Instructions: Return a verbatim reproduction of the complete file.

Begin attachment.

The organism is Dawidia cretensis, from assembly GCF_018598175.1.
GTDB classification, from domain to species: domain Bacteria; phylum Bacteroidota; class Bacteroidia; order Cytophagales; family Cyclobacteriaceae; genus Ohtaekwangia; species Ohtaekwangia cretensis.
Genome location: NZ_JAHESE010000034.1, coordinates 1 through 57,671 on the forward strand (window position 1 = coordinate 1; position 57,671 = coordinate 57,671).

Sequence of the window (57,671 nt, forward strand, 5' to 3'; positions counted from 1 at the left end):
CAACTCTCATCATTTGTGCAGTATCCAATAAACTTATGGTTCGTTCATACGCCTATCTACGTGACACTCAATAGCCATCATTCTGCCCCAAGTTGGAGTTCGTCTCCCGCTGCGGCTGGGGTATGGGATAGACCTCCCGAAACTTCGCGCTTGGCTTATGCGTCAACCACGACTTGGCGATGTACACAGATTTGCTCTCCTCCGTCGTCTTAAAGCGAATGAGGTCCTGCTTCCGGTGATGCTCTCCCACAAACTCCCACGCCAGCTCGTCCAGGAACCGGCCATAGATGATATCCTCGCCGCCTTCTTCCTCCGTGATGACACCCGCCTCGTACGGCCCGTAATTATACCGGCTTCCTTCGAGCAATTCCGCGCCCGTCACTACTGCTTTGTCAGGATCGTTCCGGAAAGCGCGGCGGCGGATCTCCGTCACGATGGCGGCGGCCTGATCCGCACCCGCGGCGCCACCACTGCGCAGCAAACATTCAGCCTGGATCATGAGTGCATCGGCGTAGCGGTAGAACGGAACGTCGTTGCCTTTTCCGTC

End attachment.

The organism is Dawidia cretensis, from assembly GCF_018598175.1.
GTDB classification, from domain to species: domain Bacteria; phylum Bacteroidota; class Bacteroidia; order Cytophagales; family Cyclobacteriaceae; genus Ohtaekwangia; species Ohtaekwangia cretensis.
Genome location: NZ_JAHESE010000034.1, coordinates 1 through 57,671 on the forward strand (window position 1 = coordinate 1; position 57,671 = coordinate 57,671).

Sequence of the window (57,671 nt, forward strand, 5' to 3'; positions counted from 1 at the left end):
CAACTCTCATCATTTGTGCAGTATCCAATAAACTTATGGTTCGTTCATACGCCTATCTACGTGACACTCAATAGCCATCATTCTGCCCCAAGTTGGAGTTCGTCTCCCGCTGCGGCTGGGGTATGGGATAGACCTCCCGAAACTTCGCGCTTGGCTTATGCGTCAACCACGACTTGGCGATGTACACAGATTTGCTCTCCTCCGTCGTCTTAAAGCGAATGAGGTCCTGCTTCCGGTGATGCTCTCCCACAAACTCCCACGCCAGCTCGTCCAGGAACCGGCCATAGATGATATCCTCGCCGCCTTCTTCCTCCGTGATGACACCCGCCTCGTACGGCCCGTAATTATACCGGCTTCCTTCGAGCAATTCCGCGCCCGTCACTACTGCTTTGTCAGGATCGTTCCGGAAAGCGCGGCGGCGGATCTCCGTCACGATGGCGGCGGCCTGATCCGCACCCGCGGCGCCACCACTGCGCAGCAAACATTCAGCCTGGATCATGAGTGCATCGGCGTAGCGGTAGAACGGAACGTCGTTGCCTTTTCCGTC